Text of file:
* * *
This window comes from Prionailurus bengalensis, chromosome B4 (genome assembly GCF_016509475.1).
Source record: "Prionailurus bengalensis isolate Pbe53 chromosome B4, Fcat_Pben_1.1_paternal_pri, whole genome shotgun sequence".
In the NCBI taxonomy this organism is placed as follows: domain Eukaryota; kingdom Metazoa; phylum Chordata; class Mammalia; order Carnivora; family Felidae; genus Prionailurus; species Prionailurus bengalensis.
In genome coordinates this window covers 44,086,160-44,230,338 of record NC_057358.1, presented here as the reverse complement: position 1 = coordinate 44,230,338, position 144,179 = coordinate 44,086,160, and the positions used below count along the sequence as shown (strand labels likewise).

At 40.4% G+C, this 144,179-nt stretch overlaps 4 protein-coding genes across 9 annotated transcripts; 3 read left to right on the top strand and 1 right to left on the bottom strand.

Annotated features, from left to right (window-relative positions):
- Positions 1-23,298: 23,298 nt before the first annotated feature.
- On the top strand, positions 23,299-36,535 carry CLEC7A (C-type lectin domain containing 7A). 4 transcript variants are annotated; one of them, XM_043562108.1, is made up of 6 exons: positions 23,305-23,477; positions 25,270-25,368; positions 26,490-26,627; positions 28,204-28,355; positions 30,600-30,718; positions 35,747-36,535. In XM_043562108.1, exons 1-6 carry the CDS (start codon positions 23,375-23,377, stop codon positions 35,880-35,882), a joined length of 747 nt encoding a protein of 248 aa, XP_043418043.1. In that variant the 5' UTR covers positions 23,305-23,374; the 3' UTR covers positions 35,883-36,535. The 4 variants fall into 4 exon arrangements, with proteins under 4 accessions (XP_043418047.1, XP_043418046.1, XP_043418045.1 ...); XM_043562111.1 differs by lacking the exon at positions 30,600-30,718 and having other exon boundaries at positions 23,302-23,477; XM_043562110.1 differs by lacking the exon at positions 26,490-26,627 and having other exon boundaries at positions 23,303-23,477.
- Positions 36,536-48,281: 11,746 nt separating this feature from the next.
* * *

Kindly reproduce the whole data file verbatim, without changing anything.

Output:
This window comes from Prionailurus bengalensis, chromosome B4 (genome assembly GCF_016509475.1).
Source record: "Prionailurus bengalensis isolate Pbe53 chromosome B4, Fcat_Pben_1.1_paternal_pri, whole genome shotgun sequence".
In the NCBI taxonomy this organism is placed as follows: domain Eukaryota; kingdom Metazoa; phylum Chordata; class Mammalia; order Carnivora; family Felidae; genus Prionailurus; species Prionailurus bengalensis.
In genome coordinates this window covers 44,086,160-44,230,338 of record NC_057358.1, presented here as the reverse complement: position 1 = coordinate 44,230,338, position 144,179 = coordinate 44,086,160, and the positions used below count along the sequence as shown (strand labels likewise).

At 40.4% G+C, this 144,179-nt stretch overlaps 4 protein-coding genes across 9 annotated transcripts; 3 read left to right on the top strand and 1 right to left on the bottom strand.

Annotated features, from left to right (window-relative positions):
- Positions 1-23,298: 23,298 nt before the first annotated feature.
- On the top strand, positions 23,299-36,535 carry CLEC7A (C-type lectin domain containing 7A). 4 transcript variants are annotated; one of them, XM_043562108.1, is made up of 6 exons: positions 23,305-23,477; positions 25,270-25,368; positions 26,490-26,627; positions 28,204-28,355; positions 30,600-30,718; positions 35,747-36,535. In XM_043562108.1, exons 1-6 carry the CDS (start codon positions 23,375-23,377, stop codon positions 35,880-35,882), a joined length of 747 nt encoding a protein of 248 aa, XP_043418043.1. In that variant the 5' UTR covers positions 23,305-23,374; the 3' UTR covers positions 35,883-36,535. The 4 variants fall into 4 exon arrangements, with proteins under 4 accessions (XP_043418047.1, XP_043418046.1, XP_043418045.1 ...); XM_043562111.1 differs by lacking the exon at positions 30,600-30,718 and having other exon boundaries at positions 23,302-23,477; XM_043562110.1 differs by lacking the exon at positions 26,490-26,627 and having other exon boundaries at positions 23,303-23,477.
- Positions 36,536-48,281: 11,746 nt separating this feature from the next.